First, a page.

Sometimes, the volume of experience defeats me. Each moment deserves a book, and the moments pile up, one on top of the other.
A ninety-five year old man is propped up at his birthday party in the next room of the restaurant where we eat America-size mounds of food. His daughter? granddaughter? comes around to tell us that he had to go to the hospital last night, he has surgery today, they got him out on a three-hour pass. YEAH! She pumps her fist. He smiles vaguely in the direction of a cake.
A girl with dyed black hair and big black cowboy hat struts the horse auction, rhinestones on her jeans, heavy eyeliner dragging out from the corners of her eyes. There's a herd of starving yearlings in a single pen, hipbones visible, matted pelts. They stand in a huddle, heads down.
It's comforting to be here with A., her red hair jewel-bright. I'm able to find my invisibility beside her, slip into it like a soft robe. I'm nothing but eyes, seeing all of it, taking everything in.
A miniature horse breaks into a clopping dance and a young girl asks, Please, can we get him?
Outside the bathrooms, a man says, Here come the horse photos. Phones blink on in the falling light. Sixteen hands high, says a woman. And shoulders like Schwarzenegger.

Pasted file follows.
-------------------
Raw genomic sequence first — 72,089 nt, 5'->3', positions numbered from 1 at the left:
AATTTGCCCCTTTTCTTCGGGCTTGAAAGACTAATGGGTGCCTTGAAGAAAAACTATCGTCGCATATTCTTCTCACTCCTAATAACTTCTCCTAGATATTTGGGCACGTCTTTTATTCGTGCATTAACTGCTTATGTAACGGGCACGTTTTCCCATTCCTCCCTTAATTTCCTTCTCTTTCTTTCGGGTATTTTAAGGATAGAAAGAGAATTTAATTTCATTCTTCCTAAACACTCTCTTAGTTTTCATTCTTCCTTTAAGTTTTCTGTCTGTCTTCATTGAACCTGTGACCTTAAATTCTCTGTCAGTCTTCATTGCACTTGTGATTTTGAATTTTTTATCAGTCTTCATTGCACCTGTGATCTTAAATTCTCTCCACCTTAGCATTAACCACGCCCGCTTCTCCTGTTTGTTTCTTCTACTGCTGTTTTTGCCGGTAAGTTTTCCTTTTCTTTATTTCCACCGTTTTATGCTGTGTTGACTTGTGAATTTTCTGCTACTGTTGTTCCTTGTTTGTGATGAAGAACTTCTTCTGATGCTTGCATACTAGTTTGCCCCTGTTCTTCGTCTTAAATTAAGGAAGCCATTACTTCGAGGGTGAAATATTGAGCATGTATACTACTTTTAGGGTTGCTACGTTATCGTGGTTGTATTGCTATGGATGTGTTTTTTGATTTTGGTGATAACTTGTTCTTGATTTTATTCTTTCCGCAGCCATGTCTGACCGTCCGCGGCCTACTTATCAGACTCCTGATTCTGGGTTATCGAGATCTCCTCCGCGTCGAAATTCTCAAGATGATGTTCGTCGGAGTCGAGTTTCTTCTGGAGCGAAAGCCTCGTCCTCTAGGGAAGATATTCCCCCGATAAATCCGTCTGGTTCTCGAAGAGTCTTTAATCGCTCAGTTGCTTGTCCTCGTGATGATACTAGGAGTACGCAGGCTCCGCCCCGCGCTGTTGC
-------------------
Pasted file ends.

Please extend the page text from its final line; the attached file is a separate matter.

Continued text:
The auctioneer's assistant takes a stance in the middle of the ring, hands hovering over his round belly. Yip! he calls
when a bid is made. Yip! Yip! It's a ballet, he gestures to the crowd,
hands lifting air at the bidders, waggling his fingers to tempt a bid.
Porky's Bar down the road in Delhi sells only beer. Bud and Bud Light. No wonder the bikers inside look surly.
Later in the night, another birthday party, this one for twin twenty-three year old boys. They pound the table while a dishplain-faced blond girl knocks back two tequila shots, one in honor of each birthday boy.
Breakfast at the orange vinyl seat diner, our counter stools proclaim that President George H.W. Bush Sat Here, First Lady Barbara Bush Sat Here. Waitresses all over sixty, the homeliest with a flower in her hair. I ask the energetic one for her picture. No, she says. I'm too ugly for photos.
I can't touch it, all these words, and I haven't begun, can't touch the place. I can't say why my chest feels tight as we drive away, why I look out the window and will myself not to cry.